As technology boosts state power over social life, the body produces forms of resistance. We can read the book as an attempt to reconstruct, through the senses, the history of the masses in Latin America, a study about how their irruption and the bodies, environments and preferences that make up their own sense work have been describe, dissected and also violently repressed. In the analysis of historical politics from a literary perspective, Senses of Democracy moves one step further from Masiello’s previous work about the Latin American polity. And as such, it is also a valuable addition from literary studies to the vibrantly growing field of the history of the senses. For example, in history books like Adamovsky and Buch’s La marchita, el escudo y el bombo. Una historia cultural de los emblemas del peronismo, processes that have been widely analyzed in the past reemerge under a new and vivid light as authors see how political players felt (smelled, heard and saw) masses in different and opposite perspectives.

Fundamental for Masiello’s ideas is to locate cultural production in Latin America in connection with debates and taking place elsewhere: Echeverría meeting Antoine Destutt de Tracy, Xul Solar departing from Paul Klee in the connections between nature and geometry prompted by his spiritualist calling, or Rozitchner’s elaboration on fear as a human engine emerging from his work with Maurice Merleau-Ponty. They all describe an intellectual journey that has little to do with an absorbing of European ideas and more with mapping out a dynamic intellectual field.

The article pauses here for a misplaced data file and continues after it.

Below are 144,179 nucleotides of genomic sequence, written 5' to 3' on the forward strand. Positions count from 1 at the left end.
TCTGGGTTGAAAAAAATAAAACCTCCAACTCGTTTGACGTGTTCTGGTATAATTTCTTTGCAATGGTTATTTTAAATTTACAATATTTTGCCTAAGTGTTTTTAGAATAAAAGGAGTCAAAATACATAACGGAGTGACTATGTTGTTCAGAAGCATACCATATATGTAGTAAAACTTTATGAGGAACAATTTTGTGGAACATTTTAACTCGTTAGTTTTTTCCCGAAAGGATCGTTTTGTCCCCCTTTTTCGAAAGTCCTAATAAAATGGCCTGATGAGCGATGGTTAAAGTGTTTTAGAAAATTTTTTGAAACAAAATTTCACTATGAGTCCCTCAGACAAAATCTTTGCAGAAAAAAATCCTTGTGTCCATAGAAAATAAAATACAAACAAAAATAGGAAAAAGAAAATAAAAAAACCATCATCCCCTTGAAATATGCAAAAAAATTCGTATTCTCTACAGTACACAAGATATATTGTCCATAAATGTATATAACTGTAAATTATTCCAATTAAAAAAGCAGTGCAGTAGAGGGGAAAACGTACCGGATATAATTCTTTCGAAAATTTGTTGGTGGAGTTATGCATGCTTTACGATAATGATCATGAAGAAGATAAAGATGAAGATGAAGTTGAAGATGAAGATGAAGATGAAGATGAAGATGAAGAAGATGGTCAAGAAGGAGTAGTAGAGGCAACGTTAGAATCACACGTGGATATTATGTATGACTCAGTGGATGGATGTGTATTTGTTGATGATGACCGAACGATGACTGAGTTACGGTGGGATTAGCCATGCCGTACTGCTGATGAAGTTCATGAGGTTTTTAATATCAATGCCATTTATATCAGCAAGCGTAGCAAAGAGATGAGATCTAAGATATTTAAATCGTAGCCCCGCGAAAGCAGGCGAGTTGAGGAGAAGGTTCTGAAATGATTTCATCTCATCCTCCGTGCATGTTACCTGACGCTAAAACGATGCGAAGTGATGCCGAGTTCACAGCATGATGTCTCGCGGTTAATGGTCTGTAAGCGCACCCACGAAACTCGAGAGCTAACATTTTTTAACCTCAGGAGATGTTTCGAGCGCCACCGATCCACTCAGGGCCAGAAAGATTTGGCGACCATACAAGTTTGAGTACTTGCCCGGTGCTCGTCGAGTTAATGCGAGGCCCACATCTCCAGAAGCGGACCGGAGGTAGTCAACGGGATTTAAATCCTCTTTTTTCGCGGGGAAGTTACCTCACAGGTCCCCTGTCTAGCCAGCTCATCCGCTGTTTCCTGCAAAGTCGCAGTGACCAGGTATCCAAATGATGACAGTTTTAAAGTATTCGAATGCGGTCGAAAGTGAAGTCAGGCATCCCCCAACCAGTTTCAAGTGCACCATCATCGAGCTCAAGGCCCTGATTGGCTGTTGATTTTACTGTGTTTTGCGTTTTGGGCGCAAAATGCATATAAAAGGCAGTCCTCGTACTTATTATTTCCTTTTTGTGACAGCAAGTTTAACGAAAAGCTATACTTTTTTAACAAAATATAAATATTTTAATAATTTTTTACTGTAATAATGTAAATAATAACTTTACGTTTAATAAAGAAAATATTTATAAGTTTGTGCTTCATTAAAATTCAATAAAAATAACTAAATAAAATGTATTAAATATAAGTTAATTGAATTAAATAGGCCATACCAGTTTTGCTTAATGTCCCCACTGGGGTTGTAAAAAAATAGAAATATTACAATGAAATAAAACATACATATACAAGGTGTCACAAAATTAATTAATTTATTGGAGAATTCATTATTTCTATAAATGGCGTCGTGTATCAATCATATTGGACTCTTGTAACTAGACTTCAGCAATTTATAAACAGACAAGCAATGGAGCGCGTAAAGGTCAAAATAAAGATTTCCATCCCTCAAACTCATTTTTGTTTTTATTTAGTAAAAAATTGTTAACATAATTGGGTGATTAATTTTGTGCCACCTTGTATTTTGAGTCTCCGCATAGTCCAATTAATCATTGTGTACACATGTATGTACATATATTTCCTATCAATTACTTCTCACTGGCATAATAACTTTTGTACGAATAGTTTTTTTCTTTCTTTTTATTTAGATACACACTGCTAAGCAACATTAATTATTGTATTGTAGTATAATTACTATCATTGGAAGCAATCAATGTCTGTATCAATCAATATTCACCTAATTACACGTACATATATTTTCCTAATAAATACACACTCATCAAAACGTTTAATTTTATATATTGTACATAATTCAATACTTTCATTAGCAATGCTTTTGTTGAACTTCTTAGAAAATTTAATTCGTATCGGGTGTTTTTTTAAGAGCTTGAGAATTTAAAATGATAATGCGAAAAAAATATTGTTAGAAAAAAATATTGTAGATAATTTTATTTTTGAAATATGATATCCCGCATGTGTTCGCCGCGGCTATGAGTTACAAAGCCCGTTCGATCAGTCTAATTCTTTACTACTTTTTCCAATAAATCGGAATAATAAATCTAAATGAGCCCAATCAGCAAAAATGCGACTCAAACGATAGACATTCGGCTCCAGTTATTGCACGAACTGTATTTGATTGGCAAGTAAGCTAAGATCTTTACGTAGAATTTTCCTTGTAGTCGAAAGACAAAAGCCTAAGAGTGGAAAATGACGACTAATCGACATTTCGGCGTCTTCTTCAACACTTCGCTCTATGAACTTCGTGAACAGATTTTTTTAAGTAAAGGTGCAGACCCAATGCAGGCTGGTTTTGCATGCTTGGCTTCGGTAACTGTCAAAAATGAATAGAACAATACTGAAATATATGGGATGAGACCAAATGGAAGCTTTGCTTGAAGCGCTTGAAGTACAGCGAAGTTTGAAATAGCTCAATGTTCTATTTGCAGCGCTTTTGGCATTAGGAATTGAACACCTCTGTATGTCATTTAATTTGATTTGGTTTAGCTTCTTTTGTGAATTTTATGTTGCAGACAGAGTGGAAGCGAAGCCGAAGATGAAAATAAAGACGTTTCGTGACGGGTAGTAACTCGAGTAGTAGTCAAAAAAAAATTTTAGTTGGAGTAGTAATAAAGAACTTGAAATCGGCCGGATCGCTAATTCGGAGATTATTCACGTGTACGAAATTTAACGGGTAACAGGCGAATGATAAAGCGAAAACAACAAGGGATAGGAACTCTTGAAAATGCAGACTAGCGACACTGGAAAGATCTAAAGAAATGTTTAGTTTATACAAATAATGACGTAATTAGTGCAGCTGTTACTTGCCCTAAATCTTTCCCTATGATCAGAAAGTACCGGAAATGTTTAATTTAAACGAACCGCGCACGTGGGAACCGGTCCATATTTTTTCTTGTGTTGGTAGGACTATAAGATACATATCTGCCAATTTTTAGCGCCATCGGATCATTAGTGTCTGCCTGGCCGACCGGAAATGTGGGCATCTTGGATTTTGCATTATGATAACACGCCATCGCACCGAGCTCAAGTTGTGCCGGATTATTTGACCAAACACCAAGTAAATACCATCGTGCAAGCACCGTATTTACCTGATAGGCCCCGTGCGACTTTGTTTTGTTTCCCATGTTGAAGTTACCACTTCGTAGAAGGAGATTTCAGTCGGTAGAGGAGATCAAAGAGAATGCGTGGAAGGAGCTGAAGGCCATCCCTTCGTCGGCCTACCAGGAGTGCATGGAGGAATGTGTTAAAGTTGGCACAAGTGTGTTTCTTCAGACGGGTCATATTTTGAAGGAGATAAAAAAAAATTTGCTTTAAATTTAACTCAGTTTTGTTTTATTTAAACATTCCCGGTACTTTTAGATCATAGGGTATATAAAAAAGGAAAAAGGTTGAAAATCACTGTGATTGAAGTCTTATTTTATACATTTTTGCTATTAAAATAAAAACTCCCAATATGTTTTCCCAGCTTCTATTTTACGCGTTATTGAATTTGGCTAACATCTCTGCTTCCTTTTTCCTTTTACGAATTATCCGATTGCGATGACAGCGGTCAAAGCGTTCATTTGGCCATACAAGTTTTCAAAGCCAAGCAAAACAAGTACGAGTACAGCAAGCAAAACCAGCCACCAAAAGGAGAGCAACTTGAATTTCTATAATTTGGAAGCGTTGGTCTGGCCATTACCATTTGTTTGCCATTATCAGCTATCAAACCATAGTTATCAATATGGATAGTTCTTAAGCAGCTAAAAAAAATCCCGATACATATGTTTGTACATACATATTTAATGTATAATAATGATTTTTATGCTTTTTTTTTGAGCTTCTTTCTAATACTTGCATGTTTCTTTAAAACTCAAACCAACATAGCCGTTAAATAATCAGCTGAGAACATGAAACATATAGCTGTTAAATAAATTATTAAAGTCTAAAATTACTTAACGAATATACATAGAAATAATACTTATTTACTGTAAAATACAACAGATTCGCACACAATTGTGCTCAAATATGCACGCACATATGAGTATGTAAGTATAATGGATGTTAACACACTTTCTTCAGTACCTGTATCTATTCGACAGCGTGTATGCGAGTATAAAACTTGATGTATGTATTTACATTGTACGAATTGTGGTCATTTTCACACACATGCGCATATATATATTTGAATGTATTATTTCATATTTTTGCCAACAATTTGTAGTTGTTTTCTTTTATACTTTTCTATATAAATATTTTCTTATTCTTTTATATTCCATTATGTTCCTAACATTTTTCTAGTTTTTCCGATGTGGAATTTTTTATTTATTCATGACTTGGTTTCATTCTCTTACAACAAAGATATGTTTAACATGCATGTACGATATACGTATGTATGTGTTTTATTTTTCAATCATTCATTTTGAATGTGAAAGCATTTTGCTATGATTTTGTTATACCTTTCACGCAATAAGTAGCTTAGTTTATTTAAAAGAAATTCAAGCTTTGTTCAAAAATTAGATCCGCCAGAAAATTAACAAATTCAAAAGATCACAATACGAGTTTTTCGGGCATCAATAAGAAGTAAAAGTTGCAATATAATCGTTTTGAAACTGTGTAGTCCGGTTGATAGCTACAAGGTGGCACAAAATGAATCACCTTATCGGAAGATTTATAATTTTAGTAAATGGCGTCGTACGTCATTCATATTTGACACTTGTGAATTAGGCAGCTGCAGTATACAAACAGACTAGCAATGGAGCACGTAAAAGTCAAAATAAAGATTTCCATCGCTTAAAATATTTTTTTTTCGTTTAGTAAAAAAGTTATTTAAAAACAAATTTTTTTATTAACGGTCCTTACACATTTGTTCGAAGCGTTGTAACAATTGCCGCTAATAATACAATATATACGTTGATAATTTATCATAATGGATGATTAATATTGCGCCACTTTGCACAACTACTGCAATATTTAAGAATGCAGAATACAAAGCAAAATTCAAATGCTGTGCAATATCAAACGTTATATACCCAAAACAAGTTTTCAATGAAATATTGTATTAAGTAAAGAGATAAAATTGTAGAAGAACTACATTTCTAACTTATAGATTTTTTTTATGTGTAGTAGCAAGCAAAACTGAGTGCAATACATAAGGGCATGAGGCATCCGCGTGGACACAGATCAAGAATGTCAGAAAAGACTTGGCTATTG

Throughout the book, the author pays attention to Oscar Masotta and his work on perceptions and the senses as a field of critical studies. Along with Rozitchner and David Viñas, Masotta explored the perceptual space as part of the Grupo Contorno and then as part of the avant-garde of the Instituto Di Tella. A psychoanalyst himself, he wore a hearing device that he would famously switch on and off whenever he deemed necessary or convenient, both publicly and private. Technology and agency allowed him to disconnect himself from hearing without losing the capacity of being able to hear. Regardless of his personal reasons for this, few people could have understood more clearly than him the mighty power of managing one’s own senses, whether to enhance them or to cancel them. Masiello’s book is a beautiful exploration of the long history of that power in Latin America.

Competing Interests

The author has no competing interests to declare.